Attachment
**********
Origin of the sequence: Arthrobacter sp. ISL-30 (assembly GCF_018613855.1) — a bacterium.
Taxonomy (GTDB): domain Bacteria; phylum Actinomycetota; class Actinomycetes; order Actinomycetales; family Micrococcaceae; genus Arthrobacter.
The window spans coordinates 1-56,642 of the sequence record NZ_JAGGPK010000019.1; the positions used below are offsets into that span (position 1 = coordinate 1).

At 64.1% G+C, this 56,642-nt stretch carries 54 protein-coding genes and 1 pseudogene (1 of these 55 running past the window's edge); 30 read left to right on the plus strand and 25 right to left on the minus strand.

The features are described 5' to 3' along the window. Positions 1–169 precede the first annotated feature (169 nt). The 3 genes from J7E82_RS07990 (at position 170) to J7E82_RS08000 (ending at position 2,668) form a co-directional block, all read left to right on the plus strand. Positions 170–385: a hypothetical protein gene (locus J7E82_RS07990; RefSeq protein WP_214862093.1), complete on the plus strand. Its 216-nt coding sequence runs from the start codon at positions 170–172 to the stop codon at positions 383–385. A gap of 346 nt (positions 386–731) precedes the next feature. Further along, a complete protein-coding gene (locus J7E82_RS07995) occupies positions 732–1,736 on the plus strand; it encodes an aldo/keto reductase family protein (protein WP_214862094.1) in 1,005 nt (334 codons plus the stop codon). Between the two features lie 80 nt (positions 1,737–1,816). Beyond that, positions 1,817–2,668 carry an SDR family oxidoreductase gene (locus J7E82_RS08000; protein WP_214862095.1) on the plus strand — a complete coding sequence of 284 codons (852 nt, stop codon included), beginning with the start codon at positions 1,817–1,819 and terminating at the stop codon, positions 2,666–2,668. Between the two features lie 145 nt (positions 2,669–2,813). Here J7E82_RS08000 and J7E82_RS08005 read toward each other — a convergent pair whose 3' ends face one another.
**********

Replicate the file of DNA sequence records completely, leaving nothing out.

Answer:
Origin of the sequence: Arthrobacter sp. ISL-30 (assembly GCF_018613855.1) — a bacterium.
Taxonomy (GTDB): domain Bacteria; phylum Actinomycetota; class Actinomycetes; order Actinomycetales; family Micrococcaceae; genus Arthrobacter.
The window spans coordinates 1-56,642 of the sequence record NZ_JAGGPK010000019.1; the positions used below are offsets into that span (position 1 = coordinate 1).

At 64.1% G+C, this 56,642-nt stretch carries 54 protein-coding genes and 1 pseudogene (1 of these 55 running past the window's edge); 30 read left to right on the plus strand and 25 right to left on the minus strand.

The features are described 5' to 3' along the window. Positions 1–169 precede the first annotated feature (169 nt). The 3 genes from J7E82_RS07990 (at position 170) to J7E82_RS08000 (ending at position 2,668) form a co-directional block, all read left to right on the plus strand. Positions 170–385: a hypothetical protein gene (locus J7E82_RS07990; RefSeq protein WP_214862093.1), complete on the plus strand. Its 216-nt coding sequence runs from the start codon at positions 170–172 to the stop codon at positions 383–385. A gap of 346 nt (positions 386–731) precedes the next feature. Further along, a complete protein-coding gene (locus J7E82_RS07995) occupies positions 732–1,736 on the plus strand; it encodes an aldo/keto reductase family protein (protein WP_214862094.1) in 1,005 nt (334 codons plus the stop codon). Between the two features lie 80 nt (positions 1,737–1,816). Beyond that, positions 1,817–2,668 carry an SDR family oxidoreductase gene (locus J7E82_RS08000; protein WP_214862095.1) on the plus strand — a complete coding sequence of 284 codons (852 nt, stop codon included), beginning with the start codon at positions 1,817–1,819 and terminating at the stop codon, positions 2,666–2,668. Between the two features lie 145 nt (positions 2,669–2,813). Here J7E82_RS08000 and J7E82_RS08005 read toward each other — a convergent pair whose 3' ends face one another.